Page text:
Ten Unusual Pubs

Ten Unusual Pubs

  • Posted: Jul 15, 2015
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You just can’t get something more British than the traditional pub. Although many have closed in recent years there are still more than 54,000 scatted across Great Britain and Northern Ireland. Many of them date back hundreds of years and have fascinating histories full of human eccentricity. Here are the Top ten most curious.

The Crooked House. Dudley, West Midlands



The Crooked House (Sidden House / Glynne Arms)
The most tilted (lopsided) pub in Britain and full of optical illusions.

Originally a farmhouse it was later changed into a pub called the Sidden Arms but substantial local coal mining had caused one side to subside by about 1.2 meters.

Since around 1800 efforts had been made to stabilise he building with questionable success but it quickly became a tourist attraction and was even featured on postcards as early as 1830. Shortly after the end of WW II the house was condemned as unsafe. Fortunately the building was stabilised and although the floors of the building have been leveled, the walls, frames, and windows have been left at odd angles and there are still counter tops and tables were a marble will mysteriously roll upwards.

Ye Olde Fighting Cocks. St. Albans, Hertfordshire



Ye Olde Fighting Cocks was named in 1872
(Previously the Round House and The Fisherman)
Britain’s Oldest Pub with foundations dating back to 793AD

Ye Olde Fighting Cocks – or just ‘The Fighters’ as it’s known locally is believed to be the oldest pub in Britain and has a Guinness Book of Records award to substantiate their claim.

The pub dates back to the 8th Century although it was rebuilt during the 11th Century and this is the building still in use today.

It’s believed that tunnels in the beer cellar connect to the nearby cathedral which is dedicated to St. Alban, Britain’s first Christian Martyr. The pub was once known as the Round House and was originally a pigeon house. Local legend has it that Oliver Cromwell – leader of the Round Heads – stayed at the pub and it was certainly a centre for local cock fighting during the 1800’s.

The Bottle Inn. Marshwood, Dorset



The Bottle Inn – Marshwood, Dorset / World Nettle Eating Championships (May be temporarily closed so it’s essential to check with the official website before visiting.)

These days many pubs serve food and are a great place to sink a pint while enjoying reasonably priced fish and chips. The Bottle Inn of Marshwood, Dorset, has a reputation for serving up something a little more unusual. The pub is the home of the World Nettle Eating Competition. The event can be traced back to 1986 when two farmers argued over who had the longest nettles. It became a competition when Alex Williams threw down the gauntlet by claiming he’d eat any nettle that was longer than his.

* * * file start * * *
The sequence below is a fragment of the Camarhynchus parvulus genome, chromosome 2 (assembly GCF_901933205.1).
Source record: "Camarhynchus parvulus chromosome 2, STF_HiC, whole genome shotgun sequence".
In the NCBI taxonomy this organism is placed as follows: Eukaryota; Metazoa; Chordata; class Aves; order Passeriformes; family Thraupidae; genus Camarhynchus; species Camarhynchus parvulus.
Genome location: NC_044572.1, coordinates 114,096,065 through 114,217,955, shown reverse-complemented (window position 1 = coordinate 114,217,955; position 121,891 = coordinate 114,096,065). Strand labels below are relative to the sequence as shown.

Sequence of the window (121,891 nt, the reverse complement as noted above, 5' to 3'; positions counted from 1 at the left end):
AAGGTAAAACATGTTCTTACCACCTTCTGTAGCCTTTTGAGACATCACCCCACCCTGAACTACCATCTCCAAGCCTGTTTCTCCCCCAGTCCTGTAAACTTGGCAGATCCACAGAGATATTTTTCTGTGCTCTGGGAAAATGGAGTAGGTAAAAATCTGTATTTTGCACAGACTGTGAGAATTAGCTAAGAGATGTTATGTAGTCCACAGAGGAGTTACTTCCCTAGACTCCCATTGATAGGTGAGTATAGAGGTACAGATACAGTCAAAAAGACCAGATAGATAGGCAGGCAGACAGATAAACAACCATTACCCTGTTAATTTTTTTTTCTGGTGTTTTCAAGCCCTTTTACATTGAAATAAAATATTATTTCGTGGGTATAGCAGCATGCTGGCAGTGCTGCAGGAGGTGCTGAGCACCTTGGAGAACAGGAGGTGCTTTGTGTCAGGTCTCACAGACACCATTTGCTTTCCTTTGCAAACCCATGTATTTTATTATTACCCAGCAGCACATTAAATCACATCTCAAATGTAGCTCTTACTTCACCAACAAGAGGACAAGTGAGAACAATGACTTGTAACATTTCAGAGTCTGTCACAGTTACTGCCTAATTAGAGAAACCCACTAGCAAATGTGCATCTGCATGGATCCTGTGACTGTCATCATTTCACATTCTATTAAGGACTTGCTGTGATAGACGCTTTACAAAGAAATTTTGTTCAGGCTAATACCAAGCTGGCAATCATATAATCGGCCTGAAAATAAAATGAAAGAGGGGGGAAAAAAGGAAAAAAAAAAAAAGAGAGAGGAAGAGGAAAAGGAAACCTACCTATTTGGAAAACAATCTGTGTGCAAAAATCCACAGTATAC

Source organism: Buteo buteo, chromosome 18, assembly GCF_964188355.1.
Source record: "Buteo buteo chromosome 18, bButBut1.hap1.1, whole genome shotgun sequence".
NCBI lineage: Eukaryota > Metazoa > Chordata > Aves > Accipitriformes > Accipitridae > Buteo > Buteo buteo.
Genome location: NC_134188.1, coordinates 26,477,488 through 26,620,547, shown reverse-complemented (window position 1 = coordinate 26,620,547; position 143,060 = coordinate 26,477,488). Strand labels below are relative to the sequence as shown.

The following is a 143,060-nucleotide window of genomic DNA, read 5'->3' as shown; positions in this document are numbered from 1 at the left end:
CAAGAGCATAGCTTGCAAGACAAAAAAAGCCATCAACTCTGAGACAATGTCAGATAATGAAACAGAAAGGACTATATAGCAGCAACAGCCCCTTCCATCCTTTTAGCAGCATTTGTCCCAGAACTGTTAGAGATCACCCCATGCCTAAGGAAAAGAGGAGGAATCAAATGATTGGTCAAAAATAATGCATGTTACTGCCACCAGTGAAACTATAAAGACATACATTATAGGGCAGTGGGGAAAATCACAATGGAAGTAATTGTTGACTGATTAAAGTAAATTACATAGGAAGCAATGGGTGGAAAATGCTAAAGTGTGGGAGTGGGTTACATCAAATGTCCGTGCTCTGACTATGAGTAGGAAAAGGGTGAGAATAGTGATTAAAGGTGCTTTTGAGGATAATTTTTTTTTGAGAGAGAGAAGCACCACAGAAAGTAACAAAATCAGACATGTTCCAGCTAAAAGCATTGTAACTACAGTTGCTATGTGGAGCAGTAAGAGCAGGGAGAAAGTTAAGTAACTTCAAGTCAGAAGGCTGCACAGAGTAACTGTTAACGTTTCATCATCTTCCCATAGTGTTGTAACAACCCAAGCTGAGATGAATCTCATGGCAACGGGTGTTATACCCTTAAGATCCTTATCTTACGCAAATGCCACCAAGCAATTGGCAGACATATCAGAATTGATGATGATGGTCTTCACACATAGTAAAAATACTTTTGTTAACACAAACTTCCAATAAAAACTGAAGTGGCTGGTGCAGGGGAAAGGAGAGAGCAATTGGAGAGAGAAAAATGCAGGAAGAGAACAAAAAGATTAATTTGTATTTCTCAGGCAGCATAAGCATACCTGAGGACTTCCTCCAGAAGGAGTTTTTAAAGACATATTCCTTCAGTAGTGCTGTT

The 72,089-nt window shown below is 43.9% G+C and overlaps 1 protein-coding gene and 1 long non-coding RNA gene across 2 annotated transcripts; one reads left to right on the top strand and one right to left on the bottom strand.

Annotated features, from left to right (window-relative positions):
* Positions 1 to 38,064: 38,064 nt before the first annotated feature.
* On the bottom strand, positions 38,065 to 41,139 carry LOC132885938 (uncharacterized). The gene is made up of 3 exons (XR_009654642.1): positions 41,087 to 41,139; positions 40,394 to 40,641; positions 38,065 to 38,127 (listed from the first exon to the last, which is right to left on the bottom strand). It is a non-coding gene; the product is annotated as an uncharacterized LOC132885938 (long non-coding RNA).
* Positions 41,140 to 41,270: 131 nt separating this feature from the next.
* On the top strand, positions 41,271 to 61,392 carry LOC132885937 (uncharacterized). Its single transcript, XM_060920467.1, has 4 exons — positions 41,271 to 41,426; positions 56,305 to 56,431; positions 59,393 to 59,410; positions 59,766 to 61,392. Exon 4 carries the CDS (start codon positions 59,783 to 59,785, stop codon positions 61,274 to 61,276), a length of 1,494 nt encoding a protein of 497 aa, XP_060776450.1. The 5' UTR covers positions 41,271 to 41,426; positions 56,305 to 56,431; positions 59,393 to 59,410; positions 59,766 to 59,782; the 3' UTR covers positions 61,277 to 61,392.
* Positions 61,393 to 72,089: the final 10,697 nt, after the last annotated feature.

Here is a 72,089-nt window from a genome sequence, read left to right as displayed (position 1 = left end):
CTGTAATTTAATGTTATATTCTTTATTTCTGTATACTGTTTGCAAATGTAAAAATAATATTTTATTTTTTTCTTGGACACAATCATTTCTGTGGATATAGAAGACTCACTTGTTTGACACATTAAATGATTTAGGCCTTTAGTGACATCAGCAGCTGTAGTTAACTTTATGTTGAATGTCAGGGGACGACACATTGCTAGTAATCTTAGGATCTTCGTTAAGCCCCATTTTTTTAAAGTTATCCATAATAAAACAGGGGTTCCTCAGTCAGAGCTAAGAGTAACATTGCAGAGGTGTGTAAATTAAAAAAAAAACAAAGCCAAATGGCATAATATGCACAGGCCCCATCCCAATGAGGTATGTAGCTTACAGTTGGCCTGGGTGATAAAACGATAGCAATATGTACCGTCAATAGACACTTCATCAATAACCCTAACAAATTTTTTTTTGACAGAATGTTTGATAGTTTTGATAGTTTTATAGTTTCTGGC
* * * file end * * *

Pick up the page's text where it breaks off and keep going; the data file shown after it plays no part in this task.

Only nettles provided by the organiser can be used. In recent years the Bottle Inn has changed management and may no longer be open but it has definitely earned its reputation for strangest food.

The Red Lion. Avebury, Wiltshire



The Red Lion Pub – Avebury
The only pub in the world that is built inside a neolithic stone circle. (Viewed from the central standing stones)

The Red Lion pub in Avebury, Wiltshire, is the only one in the world to be fully located within an ancient stone circle that is believed to be even older than Stonehenge.

The village is located in the centre of England’s Neolithic landscape and surrounded by mysterious barrows, hills and prehistoric monuments. The stone circle is the largest in Europe and considered to be one of the first ever built. As such, human habitation of the site is said to be as early as 4000BC.

More than 400 years old itself, the pub was originally a farmhouse until it was converted and licensed in 1802. It also features a remarkable well inside the building which is 86ft deep and is well known as one of Britain’s most haunted buildings.

The Warren Inn. Dartmoor, Devon



The Warren Inn – Dartmoor / Longest Burning Fire since 1845

The Warren Inn, named after the extensive rabbit warrens that once existed nearby, is located high in the hills of Dartmoor where it can become notoriously cold. In fact, in 1963 the Inn was snowed in for 12 weeks and had to have supplies dropped by helicopter. As such, the Pub is said to have had a fire burning – or at least smoldering – since the it was built in 1845.